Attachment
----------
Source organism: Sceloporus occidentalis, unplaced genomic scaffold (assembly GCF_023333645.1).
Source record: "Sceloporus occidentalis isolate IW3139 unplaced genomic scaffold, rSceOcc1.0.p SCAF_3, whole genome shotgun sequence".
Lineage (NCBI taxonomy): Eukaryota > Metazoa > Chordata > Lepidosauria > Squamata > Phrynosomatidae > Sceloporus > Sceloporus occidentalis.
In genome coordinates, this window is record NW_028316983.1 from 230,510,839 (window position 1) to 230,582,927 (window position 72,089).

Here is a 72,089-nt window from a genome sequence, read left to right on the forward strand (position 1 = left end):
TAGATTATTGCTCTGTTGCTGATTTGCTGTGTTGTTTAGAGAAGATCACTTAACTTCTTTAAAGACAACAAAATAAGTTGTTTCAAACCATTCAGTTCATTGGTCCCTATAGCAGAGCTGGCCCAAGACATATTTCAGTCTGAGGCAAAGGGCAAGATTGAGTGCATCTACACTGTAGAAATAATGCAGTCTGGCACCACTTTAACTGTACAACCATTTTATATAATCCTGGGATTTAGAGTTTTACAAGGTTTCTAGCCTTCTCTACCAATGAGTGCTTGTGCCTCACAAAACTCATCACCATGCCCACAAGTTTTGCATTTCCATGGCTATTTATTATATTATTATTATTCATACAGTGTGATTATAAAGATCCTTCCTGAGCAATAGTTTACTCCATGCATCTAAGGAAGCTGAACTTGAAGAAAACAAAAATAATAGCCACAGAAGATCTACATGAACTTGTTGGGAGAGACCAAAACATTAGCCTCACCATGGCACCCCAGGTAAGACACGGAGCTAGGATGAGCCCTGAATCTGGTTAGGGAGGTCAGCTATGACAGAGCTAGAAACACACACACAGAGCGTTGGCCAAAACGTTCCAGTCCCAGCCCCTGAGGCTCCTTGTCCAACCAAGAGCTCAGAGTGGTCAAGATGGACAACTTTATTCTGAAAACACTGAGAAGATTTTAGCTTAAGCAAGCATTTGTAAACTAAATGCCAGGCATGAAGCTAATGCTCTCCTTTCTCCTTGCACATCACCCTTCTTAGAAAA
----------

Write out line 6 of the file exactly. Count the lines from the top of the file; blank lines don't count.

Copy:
TAGATTATTGCTCTGTTGCTGATTTGCTGTGTTGTTTAGAGAAGATCACTTAACTTCTTTAAAGACAACAAAATAAGTTGTTTCAAACCATTCAGTTCATTGGTCCCTATAGCAGAGCTGGCCCAAGACATATTTCAGTCTGAGGCAAAGGGCAAGATTGAGTGCATCTACACTGTAGAAATAATGCAGTCTGGCACCACTTTAACTGTACAACCATTTTATATAATCCTGGGATTTAGAGTTTTACAAGGTTTCTAGCCTTCTCTACCAATGAGTGCTTGTGCCTCACAAAACTCATCACCATGCCCACAAGTTTTGCATTTCCATGGCTATTTATTATATTATTATTATTCATACAGTGTGATTATAAAGATCCTTCCTGAGCAATAGTTTACTCCATGCATCTAAGGAAGCTGAACTTGAAGAAAACAAAAATAATAGCCACAGAAGATCTACATGAACTTGTTGGGAGAGACCAAAACATTAGCCTCACCATGGCACCCCAGGTAAGACACGGAGCTAGGATGAGCCCTGAATCTGGTTAGGGAGGTCAGCTATGACAGAGCTAGAAACACACACACAGAGCGTTGGCCAAAACGTTCCAGTCCCAGCCCCTGAGGCTCCTTGTCCAACCAAGAGCTCAGAGTGGTCAAGATGGACAACTTTATTCTGAAAACACTGAGAAGATTTTAGCTTAAGCAAGCATTTGTAAACTAAATGCCAGGCATGAAGCTAATGCTCTCCTTTCTCCTTGCACATCACCCTTCTTAGAAAA